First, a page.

Leeks also have a long growing season (100–120 days on average). So they pair well with faster-growing crops that can easily be planted and harvested while the leeks mature.
Combining edible and ornamental plants together in one bed will make your garden both functional and attractive. Some gardeners call this technique ‘edible landscaping’. It’s also a key facet of cottage-style gardening.
I like to place leeks toward the back of these types of beds. The leaves — and flowers, if you allow the leeks to bloom — create a taller backdrop for other flowers and foliage.
Best Pest Control Companion Plants For Leeks
Dill: This fragrant herb is a favourite of lacewings and several species of parasitic wasps. Some gardeners also believe that growing dill and leeks together will improve their flavour.
Cosmos: Cosmos are colourful tender perennials that draw in a wide variety of pollinators, including the extremely beneficial green lacewing. Toward the end of the season, cosmos seeds also provide an excellent source of food for maggot-eating bird species.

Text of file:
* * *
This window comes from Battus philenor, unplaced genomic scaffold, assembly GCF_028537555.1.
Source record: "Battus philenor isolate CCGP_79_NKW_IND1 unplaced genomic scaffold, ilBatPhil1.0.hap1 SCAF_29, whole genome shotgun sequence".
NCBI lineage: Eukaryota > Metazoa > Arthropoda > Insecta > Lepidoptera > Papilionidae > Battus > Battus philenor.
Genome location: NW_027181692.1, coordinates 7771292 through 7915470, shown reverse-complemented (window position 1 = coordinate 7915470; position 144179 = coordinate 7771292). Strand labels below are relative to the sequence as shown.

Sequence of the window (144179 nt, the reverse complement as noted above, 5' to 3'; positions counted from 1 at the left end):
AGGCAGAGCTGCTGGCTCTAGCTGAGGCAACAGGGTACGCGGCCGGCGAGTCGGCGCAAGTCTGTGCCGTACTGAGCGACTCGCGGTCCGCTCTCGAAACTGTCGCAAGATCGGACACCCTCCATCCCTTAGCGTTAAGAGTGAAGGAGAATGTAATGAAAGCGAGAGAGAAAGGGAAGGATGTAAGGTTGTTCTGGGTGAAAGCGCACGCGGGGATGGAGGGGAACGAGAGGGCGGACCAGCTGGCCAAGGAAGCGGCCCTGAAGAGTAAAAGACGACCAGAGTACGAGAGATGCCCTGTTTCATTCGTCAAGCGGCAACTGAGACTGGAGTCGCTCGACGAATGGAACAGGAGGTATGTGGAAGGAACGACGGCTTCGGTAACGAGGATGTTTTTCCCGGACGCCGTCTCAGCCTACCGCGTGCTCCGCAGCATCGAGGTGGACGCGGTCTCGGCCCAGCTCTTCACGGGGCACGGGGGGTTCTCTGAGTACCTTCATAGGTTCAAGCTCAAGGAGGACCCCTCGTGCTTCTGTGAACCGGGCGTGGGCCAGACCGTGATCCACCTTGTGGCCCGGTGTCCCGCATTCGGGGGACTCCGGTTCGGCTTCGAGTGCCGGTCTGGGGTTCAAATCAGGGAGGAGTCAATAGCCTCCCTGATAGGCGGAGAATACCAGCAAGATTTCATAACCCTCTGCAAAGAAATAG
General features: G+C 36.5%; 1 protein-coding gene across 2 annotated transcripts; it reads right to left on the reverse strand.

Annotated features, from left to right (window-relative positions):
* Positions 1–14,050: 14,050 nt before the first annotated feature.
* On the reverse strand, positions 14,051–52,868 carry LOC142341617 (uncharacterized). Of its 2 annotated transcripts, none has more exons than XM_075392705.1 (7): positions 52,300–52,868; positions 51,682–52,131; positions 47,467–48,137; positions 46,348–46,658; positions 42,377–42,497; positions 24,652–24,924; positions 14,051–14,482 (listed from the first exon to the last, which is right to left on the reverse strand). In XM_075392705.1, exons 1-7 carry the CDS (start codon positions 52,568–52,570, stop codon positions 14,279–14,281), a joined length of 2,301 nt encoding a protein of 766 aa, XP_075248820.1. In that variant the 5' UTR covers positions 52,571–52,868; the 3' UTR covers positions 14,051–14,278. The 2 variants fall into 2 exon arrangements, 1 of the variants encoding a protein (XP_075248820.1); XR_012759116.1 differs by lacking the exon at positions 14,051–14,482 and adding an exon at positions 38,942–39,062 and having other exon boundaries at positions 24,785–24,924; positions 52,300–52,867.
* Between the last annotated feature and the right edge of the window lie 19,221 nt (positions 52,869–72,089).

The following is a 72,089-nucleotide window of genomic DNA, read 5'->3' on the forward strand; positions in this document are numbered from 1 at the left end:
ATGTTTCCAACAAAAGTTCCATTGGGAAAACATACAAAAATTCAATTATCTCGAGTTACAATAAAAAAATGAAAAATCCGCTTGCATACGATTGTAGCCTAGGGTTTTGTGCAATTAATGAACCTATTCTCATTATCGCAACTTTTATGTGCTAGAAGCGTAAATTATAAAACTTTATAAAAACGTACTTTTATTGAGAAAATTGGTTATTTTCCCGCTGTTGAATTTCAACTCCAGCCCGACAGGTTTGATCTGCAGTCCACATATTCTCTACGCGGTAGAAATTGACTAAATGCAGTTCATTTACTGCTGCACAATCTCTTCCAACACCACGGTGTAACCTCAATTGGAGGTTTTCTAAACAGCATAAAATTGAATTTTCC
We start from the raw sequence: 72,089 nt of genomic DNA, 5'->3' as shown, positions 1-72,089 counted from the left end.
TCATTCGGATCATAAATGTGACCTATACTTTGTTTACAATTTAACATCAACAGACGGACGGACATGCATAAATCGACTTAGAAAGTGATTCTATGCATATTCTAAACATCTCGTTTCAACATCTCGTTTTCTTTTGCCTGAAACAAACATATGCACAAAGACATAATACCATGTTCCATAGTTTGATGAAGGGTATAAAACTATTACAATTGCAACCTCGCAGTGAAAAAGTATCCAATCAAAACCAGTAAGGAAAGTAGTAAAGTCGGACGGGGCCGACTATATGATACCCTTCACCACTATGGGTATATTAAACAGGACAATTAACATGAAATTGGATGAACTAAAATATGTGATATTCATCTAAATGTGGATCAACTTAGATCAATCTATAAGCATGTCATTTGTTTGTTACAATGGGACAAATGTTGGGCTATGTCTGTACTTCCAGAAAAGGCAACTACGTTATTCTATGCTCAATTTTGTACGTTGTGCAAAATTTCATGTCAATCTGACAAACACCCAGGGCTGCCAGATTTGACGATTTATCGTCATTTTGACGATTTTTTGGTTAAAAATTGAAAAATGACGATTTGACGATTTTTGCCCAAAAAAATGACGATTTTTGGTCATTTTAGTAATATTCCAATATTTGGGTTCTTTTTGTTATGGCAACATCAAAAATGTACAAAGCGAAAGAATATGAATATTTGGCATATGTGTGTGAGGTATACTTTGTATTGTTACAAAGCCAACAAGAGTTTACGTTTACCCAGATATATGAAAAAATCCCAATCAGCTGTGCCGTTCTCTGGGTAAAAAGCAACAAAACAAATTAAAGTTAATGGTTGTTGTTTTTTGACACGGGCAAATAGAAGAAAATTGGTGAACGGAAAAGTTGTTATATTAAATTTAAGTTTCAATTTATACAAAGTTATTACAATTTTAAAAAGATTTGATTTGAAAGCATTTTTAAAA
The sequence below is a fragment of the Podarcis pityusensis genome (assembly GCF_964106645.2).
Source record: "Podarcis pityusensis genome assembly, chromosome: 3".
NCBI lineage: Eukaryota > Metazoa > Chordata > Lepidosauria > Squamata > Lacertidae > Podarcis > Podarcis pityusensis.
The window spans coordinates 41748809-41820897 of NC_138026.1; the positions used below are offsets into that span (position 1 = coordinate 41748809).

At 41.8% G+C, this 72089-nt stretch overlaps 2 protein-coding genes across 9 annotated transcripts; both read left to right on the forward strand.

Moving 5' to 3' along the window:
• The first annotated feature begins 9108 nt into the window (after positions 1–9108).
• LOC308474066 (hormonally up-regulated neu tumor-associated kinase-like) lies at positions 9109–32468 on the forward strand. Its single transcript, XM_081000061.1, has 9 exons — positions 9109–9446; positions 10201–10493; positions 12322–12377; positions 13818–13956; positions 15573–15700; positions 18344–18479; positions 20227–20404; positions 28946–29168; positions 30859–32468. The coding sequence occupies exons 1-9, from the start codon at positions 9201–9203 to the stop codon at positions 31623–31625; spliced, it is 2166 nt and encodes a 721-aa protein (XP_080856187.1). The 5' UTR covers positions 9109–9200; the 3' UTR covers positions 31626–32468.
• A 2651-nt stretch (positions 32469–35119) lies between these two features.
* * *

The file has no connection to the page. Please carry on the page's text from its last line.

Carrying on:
Sweet Alyssum: Sweet alyssum is a very charming groundcover that handily suppresses weeds in ornamental and food gardens. The small flowers attract mature lacewings, who will then lay their eggs on leeks and other nearby food crops.
Aster: The aster genus boasts daisy-like flowers that are native to North America. Aster plants attract local pollinators to the garden and provide a valuable food source for lacewings and birds throughout the year.
Parsley: Parsley is an easy-to-grow culinary herb that attracts parasitic wasp species. It tends to grow well with all types of alliums and may benefit from the leeks’ pest-deterring properties.
Native Plants: The best way to attract helpful predatory mites to your garden is to incorporate a naturalized border featuring native plant species. This may include grasses, flowers, herbs, and more, depending on your area.
Clover: Ground beetles are handy little critters that thrive in more naturalized garden beds. You can increase the number of beetles around your leeks by including protective groundcover plants like clover. Clover also helps fix nitrogen from the air into the soil.